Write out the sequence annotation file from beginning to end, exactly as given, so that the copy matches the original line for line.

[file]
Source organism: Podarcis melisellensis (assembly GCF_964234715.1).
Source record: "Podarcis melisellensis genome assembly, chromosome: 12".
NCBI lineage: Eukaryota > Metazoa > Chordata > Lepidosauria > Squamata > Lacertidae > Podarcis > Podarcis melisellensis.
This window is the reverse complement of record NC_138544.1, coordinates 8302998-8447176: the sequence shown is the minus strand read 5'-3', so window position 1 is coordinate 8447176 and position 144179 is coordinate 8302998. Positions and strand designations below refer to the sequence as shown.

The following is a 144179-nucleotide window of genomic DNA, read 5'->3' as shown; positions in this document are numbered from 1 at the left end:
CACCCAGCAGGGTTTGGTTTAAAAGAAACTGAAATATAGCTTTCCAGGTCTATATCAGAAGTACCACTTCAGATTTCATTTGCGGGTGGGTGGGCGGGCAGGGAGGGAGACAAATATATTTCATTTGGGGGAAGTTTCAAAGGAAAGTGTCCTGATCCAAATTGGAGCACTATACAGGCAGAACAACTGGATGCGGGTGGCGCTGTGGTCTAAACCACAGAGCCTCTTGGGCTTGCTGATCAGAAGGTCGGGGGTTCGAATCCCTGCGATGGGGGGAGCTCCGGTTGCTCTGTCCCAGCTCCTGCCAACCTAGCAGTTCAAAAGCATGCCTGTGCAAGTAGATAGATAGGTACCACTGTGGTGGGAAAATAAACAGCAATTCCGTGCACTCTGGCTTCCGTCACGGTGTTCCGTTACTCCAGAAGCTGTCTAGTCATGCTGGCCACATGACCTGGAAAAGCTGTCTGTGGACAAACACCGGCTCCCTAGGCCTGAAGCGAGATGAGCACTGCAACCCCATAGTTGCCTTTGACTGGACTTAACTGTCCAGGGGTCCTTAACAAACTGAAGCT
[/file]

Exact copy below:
Source organism: Podarcis melisellensis (assembly GCF_964234715.1).
Source record: "Podarcis melisellensis genome assembly, chromosome: 12".
NCBI lineage: Eukaryota > Metazoa > Chordata > Lepidosauria > Squamata > Lacertidae > Podarcis > Podarcis melisellensis.
This window is the reverse complement of record NC_138544.1, coordinates 8302998-8447176: the sequence shown is the minus strand read 5'-3', so window position 1 is coordinate 8447176 and position 144179 is coordinate 8302998. Positions and strand designations below refer to the sequence as shown.

The following is a 144179-nucleotide window of genomic DNA, read 5'->3' as shown; positions in this document are numbered from 1 at the left end:
CACCCAGCAGGGTTTGGTTTAAAAGAAACTGAAATATAGCTTTCCAGGTCTATATCAGAAGTACCACTTCAGATTTCATTTGCGGGTGGGTGGGCGGGCAGGGAGGGAGACAAATATATTTCATTTGGGGGAAGTTTCAAAGGAAAGTGTCCTGATCCAAATTGGAGCACTATACAGGCAGAACAACTGGATGCGGGTGGCGCTGTGGTCTAAACCACAGAGCCTCTTGGGCTTGCTGATCAGAAGGTCGGGGGTTCGAATCCCTGCGATGGGGGGAGCTCCGGTTGCTCTGTCCCAGCTCCTGCCAACCTAGCAGTTCAAAAGCATGCCTGTGCAAGTAGATAGATAGGTACCACTGTGGTGGGAAAATAAACAGCAATTCCGTGCACTCTGGCTTCCGTCACGGTGTTCCGTTACTCCAGAAGCTGTCTAGTCATGCTGGCCACATGACCTGGAAAAGCTGTCTGTGGACAAACACCGGCTCCCTAGGCCTGAAGCGAGATGAGCACTGCAACCCCATAGTTGCCTTTGACTGGACTTAACTGTCCAGGGGTCCTTAACAAACTGAAGCT